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In vivo Modeling Implicates APOL1 in Nephropathy: Evidence for Dominant Negative Effects and Epistasis under Anemic Stress.

Anderson BR, Howell DN, Soldano K, Garrett ME, Katsanis N, Telen MJ, Davis EE, Ashley-Koch AE - PLoS Genet. (2015)

Bottom Line: Moreover, APOL1 G2, but not G1, expression alone promotes developmental kidney defects, suggesting a possible dominant-negative effect of the altered protein.Testing this interaction in vivo by co-suppressing both transcripts yielded no additive effects.Furthermore, concordant with the genetic interaction observed in SCD patients, APOL1 G2 reduces myh9 expression in vivo, suggesting a possible interaction between the altered APOL1 and myh9.

View Article: PubMed Central - PubMed

Affiliation: Center for Human Disease Modeling, Duke University Medical Center, Durham, North Carolina, United States of America.

ABSTRACT
African Americans have a disproportionate risk for developing nephropathy. This disparity has been attributed to coding variants (G1 and G2) in apolipoprotein L1 (APOL1); however, there is little functional evidence supporting the role of this protein in renal function. Here, we combined genetics and in vivo modeling to examine the role of apol1 in glomerular development and pronephric filtration and to test the pathogenic potential of APOL1 G1 and G2. Translational suppression or CRISPR/Cas9 genome editing of apol1 in zebrafish embryos results in podocyte loss and glomerular filtration defects. Complementation of apol1 morphants with wild-type human APOL1 mRNA rescues these defects. However, the APOL1 G1 risk allele does not ameliorate defects caused by apol1 suppression and the pathogenicity is conferred by the cis effect of both individual variants of the G1 risk haplotype (I384M/S342G). In vivo complementation studies of the G2 risk allele also indicate that the variant is deleterious to protein function. Moreover, APOL1 G2, but not G1, expression alone promotes developmental kidney defects, suggesting a possible dominant-negative effect of the altered protein. In sickle cell disease (SCD) patients, we reported previously a genetic interaction between APOL1 and MYH9. Testing this interaction in vivo by co-suppressing both transcripts yielded no additive effects. However, upon genetic or chemical induction of anemia, we observed a significantly exacerbated nephropathy phenotype. Furthermore, concordant with the genetic interaction observed in SCD patients, APOL1 G2 reduces myh9 expression in vivo, suggesting a possible interaction between the altered APOL1 and myh9. Our data indicate a critical role for APOL1 in renal function that is compromised by nephropathy-risk encoding variants. Moreover, our interaction studies indicate that the MYH9 locus is also relevant to the phenotype in a stressed microenvironment and suggest that consideration of the context-dependent functions of both proteins will be required to develop therapeutic paradigms.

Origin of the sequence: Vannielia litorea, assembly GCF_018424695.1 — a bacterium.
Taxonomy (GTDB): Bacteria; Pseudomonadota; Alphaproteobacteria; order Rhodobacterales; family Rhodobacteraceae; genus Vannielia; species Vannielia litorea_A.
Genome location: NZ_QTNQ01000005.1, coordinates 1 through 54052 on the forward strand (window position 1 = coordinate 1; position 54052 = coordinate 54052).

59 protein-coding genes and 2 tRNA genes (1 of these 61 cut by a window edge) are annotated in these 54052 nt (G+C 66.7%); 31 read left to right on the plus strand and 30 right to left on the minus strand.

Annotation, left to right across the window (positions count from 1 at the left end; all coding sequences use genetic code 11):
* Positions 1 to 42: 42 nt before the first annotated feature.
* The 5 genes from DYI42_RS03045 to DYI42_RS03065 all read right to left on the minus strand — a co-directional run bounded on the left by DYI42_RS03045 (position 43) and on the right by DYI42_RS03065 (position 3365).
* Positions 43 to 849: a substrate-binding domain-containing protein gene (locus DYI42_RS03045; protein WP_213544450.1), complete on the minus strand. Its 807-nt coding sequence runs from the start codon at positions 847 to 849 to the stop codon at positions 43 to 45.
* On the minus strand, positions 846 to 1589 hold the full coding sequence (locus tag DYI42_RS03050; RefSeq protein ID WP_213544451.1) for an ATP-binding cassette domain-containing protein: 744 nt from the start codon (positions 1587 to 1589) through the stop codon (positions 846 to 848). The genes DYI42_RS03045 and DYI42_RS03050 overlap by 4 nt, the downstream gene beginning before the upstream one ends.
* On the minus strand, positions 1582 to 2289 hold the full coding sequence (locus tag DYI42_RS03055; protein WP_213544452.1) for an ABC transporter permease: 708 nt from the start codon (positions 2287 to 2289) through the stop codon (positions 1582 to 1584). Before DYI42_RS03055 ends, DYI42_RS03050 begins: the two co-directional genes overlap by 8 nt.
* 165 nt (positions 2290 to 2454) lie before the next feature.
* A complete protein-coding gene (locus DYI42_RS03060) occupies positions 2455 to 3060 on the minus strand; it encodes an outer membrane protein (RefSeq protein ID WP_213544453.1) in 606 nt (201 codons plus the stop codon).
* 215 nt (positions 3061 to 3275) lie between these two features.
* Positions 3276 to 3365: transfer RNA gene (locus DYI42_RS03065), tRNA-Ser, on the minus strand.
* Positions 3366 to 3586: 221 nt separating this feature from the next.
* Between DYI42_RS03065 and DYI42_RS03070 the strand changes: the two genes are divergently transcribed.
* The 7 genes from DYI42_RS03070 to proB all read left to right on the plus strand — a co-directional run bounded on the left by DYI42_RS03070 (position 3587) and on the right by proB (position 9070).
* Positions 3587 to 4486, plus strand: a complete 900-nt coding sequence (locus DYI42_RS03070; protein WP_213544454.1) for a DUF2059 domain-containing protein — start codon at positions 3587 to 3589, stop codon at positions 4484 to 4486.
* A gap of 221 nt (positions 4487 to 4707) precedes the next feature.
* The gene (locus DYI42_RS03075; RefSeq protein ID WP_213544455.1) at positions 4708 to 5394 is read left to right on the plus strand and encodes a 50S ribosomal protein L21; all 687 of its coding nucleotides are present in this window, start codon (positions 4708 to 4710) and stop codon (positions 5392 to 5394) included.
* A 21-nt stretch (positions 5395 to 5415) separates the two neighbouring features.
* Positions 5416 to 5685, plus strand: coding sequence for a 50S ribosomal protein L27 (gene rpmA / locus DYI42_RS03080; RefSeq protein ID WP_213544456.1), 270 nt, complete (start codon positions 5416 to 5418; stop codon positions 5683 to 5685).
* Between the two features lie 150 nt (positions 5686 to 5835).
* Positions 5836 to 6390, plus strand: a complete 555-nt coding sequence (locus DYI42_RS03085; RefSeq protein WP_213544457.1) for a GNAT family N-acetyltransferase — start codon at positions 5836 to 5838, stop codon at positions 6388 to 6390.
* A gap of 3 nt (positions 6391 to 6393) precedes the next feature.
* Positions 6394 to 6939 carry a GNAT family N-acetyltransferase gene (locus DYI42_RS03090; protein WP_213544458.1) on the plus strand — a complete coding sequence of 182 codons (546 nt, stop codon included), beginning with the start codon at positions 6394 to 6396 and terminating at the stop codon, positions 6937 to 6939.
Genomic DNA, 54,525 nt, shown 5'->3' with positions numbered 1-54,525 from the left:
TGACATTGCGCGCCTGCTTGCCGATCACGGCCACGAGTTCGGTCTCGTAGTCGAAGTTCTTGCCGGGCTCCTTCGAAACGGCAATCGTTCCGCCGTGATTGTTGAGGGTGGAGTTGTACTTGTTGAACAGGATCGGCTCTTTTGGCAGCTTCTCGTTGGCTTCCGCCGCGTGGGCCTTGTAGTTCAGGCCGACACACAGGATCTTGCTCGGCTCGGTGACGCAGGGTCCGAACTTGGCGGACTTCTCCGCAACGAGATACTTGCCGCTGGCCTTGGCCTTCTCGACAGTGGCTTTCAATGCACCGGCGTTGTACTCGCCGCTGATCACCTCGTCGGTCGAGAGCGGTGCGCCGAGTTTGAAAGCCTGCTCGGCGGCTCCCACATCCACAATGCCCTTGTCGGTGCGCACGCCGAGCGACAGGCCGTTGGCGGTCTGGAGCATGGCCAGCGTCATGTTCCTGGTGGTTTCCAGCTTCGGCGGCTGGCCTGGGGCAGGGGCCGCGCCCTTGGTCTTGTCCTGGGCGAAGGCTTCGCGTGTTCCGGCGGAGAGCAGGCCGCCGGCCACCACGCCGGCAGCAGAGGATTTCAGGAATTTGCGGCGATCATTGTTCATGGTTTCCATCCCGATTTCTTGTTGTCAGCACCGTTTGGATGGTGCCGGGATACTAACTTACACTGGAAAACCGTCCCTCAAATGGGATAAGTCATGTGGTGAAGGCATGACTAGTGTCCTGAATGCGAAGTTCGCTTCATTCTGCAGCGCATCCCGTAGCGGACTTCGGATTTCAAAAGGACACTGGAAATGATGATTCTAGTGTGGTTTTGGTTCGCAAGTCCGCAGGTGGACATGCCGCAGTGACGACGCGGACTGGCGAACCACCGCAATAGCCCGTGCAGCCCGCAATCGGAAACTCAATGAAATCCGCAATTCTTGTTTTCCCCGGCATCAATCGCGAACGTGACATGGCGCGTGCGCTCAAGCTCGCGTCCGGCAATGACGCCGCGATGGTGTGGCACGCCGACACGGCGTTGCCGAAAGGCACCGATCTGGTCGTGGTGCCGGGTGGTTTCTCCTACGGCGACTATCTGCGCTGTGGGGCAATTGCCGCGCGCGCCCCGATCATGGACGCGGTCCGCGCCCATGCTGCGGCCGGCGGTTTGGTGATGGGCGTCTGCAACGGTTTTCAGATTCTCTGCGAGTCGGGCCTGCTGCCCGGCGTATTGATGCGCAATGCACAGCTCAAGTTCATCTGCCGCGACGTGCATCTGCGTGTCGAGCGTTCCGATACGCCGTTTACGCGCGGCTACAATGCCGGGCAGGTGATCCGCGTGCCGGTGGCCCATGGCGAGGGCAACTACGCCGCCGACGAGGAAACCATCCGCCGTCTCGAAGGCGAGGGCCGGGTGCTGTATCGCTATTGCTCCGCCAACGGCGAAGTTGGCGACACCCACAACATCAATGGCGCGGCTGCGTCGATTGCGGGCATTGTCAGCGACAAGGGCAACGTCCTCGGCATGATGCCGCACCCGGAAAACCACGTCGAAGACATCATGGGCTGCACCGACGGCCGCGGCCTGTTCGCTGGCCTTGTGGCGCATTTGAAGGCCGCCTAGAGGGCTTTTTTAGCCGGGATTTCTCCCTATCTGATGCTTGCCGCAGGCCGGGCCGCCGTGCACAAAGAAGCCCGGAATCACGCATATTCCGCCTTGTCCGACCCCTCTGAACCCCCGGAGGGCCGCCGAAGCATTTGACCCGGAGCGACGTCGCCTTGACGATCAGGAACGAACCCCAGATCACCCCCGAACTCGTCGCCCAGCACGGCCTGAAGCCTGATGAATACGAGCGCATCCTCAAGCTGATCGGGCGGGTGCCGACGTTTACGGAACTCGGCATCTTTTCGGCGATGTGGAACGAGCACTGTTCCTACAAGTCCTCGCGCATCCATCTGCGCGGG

No MeSH data available.


Related in: MedlinePlus

Comparison of APOL1 human and zebrafish protein sequences and relevance to the zebrafish kidney.Protein domain schematic of (A) zebrafish APOL1 and (B) human APOL1 is shown, with zebrafish domains (NP_001025309) aligned to the human protein (NP_001130012) and coded based on summarized consensus scores (Gonnet PAM 250 matrix, Clustal Omega, Cambridge, UK; S, secretory domain, PFD, pore-forming domain, B, BH3 domain, MAD, membrane-addressing domain, SRA, serum resistance-associated binding domain). Prominent regions of the human and zebrafish alignments are expanded, including the (C) BH3 domain and (D) SRA binding domain, and consensus symbols are displayed (* (asterisk), fully conserved;: (colon), >0.5 in the Gonnet PAM 250 matrix;. (period), = <0.5 in the Gonnet PAM 250 matrix). The leucine zipper domain (codons 365–392 in APOL1, underline), and the location of the G1 and G2 risk alleles in CKD in African Americans (S342G/I384M and ΔN388Y389) are highlighted in red. (E) Podocytes from adult glomeruli of pod::NTR-mCherry zebrafish were flow-sorted and evaluated for apol1 RNA expression through RT-PCR. apol1 is expressed in fluorescence-activated cell sorted (FACS) podocytes and the adult liver. FACS podocytes also express zebrafish podocin (nphs2) but a purkinje-cell marker, wdr81[29], was undetectable. NT = non-template reverse transcription control; L = dissected adult liver cells from pod::NTR-mCherry zebrafish; P = fluorescence-activated cell sorted podocytes from dissected glomeruli of pod::NTR-mCherry zebrafish; Em = 5 dpf whole-zebrafish embryo cDNA.